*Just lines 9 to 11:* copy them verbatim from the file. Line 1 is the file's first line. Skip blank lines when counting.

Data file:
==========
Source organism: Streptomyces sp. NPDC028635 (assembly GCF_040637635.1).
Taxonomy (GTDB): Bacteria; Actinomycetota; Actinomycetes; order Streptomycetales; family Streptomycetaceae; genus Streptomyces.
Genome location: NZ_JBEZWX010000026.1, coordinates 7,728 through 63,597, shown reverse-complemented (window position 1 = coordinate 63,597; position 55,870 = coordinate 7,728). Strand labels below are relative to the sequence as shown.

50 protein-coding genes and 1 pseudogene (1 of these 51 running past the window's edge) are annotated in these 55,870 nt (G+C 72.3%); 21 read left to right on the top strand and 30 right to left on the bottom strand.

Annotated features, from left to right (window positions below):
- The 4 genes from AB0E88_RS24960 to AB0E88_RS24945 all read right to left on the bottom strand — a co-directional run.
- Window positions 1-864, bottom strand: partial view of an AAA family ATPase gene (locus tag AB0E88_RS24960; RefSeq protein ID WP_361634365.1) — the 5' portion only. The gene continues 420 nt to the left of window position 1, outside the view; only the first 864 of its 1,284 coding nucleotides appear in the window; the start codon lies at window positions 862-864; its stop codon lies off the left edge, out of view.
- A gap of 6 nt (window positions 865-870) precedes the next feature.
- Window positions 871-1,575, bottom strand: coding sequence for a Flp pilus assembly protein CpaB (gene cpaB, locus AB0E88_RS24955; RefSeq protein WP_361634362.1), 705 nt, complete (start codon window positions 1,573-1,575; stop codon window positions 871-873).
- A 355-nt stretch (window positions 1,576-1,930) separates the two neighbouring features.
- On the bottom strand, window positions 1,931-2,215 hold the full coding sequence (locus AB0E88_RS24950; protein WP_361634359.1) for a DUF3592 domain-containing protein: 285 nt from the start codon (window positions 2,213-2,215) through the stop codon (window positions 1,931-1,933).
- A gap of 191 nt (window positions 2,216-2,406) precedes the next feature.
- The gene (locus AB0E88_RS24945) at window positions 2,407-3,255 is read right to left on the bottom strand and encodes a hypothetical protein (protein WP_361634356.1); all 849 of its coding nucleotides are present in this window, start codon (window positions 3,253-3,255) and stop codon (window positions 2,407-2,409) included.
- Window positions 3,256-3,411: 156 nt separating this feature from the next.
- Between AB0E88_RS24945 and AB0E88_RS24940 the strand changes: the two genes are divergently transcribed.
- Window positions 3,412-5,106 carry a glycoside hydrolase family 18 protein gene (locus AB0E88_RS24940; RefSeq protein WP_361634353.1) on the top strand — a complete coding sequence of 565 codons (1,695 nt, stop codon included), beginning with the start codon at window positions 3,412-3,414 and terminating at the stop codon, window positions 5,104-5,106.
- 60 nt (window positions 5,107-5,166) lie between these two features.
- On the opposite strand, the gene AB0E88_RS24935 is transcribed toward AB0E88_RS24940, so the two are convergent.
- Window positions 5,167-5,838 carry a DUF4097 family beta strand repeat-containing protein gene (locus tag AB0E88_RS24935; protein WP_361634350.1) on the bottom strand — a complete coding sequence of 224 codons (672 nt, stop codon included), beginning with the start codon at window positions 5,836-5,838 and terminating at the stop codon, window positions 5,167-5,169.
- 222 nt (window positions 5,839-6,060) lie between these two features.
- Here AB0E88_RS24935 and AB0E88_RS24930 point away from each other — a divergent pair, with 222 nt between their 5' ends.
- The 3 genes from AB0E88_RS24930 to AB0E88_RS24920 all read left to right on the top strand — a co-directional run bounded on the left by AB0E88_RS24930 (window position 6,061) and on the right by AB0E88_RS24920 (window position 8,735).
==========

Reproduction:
- Window positions 871-1,575, bottom strand: coding sequence for a Flp pilus assembly protein CpaB (gene cpaB, locus AB0E88_RS24955; RefSeq protein WP_361634362.1), 705 nt, complete (start codon window positions 1,573-1,575; stop codon window positions 871-873).
- A 355-nt stretch (window positions 1,576-1,930) separates the two neighbouring features.
- On the bottom strand, window positions 1,931-2,215 hold the full coding sequence (locus AB0E88_RS24950; protein WP_361634359.1) for a DUF3592 domain-containing protein: 285 nt from the start codon (window positions 2,213-2,215) through the stop codon (window positions 1,931-1,933).